Mountain Lion: A Leap Ahead For Post-PC Productivity

There are more than 100 new features in Apple’s next version of its Mac operating system, dubbed “Mountain Lion” or Mac OSX. The ones that interest me most are those that advance the notion of post-PC productivity: experiences that help people be productive using multiple modes and devices. In particular, product strategists should pay attention to Apple’s:

  • iCloud integration of Docs and Notes. Mountain Lion users will be able to sync notes created in Apple’s Notes app, and documents created in its iWork apps, across Mac, iPad, and iPhone. Think of it as Amazon’s Whispersync for productivity. The catch is, though, that the synching is only within the same “app”—so if you create a document in Pages on your Mac, for example, you can sync it through iCloud to a Pages app on your iPad, but iCloud synching wouldn’t be compatible from Pages to another document editing app like Quickoffice. Third-party developers could use the Documents in the Cloud feature, but it would be sandboxed only within their app. This is an interesting twist for the many product strategists developing cloud-synched productivity apps. Evernote, for example, would have less value to users of ONLY Apple devices, since iCloud Notes synching is built into the OS. Evernote’s value proposition, and Quickoffice’s, will now revolve more around the multi-platform use case — users that need access to their stuff across iOS/Mac, Windows, and/or Android. Luckily, this is still a big market: Forrester’s data as of Q4 2011 show that 58% of Mac owners also own at least one PC, and 60% of iPad owners own another type of phone besides iPhone.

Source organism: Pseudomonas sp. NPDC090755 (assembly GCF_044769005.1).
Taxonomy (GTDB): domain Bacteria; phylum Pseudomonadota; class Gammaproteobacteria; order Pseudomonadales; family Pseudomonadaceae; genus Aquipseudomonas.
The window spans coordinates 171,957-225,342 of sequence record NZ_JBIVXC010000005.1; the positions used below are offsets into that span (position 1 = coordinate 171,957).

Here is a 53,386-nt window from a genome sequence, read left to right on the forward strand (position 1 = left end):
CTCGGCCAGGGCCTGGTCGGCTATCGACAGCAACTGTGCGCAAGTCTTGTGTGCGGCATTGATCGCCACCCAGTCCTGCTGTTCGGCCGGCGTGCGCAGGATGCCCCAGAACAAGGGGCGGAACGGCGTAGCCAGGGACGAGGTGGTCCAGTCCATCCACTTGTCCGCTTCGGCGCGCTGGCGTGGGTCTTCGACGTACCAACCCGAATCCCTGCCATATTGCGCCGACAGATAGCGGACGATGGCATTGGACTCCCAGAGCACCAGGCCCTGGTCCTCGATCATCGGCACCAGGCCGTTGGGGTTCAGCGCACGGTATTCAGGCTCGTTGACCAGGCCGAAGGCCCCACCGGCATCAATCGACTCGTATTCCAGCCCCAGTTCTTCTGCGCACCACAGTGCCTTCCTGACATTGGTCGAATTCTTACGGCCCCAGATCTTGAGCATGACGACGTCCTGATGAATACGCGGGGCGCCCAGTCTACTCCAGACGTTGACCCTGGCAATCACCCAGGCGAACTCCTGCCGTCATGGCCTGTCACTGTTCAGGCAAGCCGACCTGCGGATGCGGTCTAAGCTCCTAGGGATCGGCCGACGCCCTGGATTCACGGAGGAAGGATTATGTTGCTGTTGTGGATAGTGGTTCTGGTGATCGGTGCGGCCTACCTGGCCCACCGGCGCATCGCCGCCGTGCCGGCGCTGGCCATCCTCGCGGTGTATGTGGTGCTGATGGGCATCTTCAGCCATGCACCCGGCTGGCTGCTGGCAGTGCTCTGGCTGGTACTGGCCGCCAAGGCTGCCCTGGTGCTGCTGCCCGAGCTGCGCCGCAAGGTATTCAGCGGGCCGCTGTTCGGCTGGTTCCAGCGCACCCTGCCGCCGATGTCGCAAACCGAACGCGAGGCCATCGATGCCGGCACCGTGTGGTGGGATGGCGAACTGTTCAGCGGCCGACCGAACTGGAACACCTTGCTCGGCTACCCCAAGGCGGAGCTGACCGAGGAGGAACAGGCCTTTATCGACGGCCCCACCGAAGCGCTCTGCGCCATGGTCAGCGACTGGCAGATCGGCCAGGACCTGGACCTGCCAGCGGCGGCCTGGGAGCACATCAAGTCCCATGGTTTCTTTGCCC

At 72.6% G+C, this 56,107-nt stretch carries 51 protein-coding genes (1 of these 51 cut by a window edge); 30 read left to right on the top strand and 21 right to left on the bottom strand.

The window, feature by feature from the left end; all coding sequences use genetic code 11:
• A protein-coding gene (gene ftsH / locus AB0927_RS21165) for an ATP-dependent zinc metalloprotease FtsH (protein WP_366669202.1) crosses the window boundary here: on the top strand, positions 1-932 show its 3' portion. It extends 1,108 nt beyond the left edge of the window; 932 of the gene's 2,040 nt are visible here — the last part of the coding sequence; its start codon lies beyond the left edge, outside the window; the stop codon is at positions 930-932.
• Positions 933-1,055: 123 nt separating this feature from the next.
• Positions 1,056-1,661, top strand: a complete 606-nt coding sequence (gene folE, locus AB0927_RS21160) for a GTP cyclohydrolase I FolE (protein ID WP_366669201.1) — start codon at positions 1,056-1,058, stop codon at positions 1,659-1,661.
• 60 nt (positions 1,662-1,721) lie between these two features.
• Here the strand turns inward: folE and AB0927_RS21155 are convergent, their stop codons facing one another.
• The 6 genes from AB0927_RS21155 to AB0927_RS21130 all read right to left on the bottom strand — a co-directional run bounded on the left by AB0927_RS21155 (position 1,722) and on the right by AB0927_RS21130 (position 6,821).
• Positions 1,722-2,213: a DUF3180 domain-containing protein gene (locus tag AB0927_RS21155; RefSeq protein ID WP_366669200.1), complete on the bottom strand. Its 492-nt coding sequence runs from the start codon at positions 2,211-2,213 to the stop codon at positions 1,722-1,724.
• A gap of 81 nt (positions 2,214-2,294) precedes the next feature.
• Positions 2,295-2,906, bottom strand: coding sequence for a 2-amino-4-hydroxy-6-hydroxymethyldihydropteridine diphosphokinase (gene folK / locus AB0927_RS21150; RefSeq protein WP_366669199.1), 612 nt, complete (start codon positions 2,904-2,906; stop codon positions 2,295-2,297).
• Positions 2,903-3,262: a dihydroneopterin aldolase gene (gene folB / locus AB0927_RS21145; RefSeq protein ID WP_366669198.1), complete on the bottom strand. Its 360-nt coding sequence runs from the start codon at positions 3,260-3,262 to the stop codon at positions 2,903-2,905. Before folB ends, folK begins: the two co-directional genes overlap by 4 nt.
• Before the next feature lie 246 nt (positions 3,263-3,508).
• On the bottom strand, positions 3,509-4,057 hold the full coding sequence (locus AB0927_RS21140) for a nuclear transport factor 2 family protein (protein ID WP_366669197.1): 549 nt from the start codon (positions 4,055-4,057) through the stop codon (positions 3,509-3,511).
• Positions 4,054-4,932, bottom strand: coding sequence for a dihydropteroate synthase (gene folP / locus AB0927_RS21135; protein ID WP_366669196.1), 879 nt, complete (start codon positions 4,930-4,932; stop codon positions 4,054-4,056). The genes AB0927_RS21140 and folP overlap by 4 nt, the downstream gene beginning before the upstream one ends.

• Seamless blending of Messages with iChat. My colleague Ted Schadler estimates that iOS Messages displaces $6 billion every year from the SMS value chain. Apple shared with us that iOS users have sent 26 billion Messages just since October. The new features of Messages — which now incorporates iChat — across Mac and iOS devices will no doubt increase that disruption. Users can now send messages between Macs, iPads, and iPhones, and conversations are immediately synched across all of a user’s (Apple) devices. The new Messages app is a brilliant, elegant product driven by a consumer need, not a technology. Apple product managers looked at SMS and IM and thought, this is about people having a conversation. The new Messages app improves conversation across devices, disregarding previous boundaries between products and platforms.

What I didn’t see in the Mountain Lion briefing — which doesn’t mean it’s not coming, but it hasn’t been disclosed at this point — is any emphasis on voice-controlled apps for the Mac, productivity or otherwise. Post-PC productivity will encompass many modalities, including touch, voice, gestures, cameras, and passive sensors, as well as keyboards and mice. Mountain Lion takes a leap forward in post-PC productivity, but the finish line is not even in sight yet.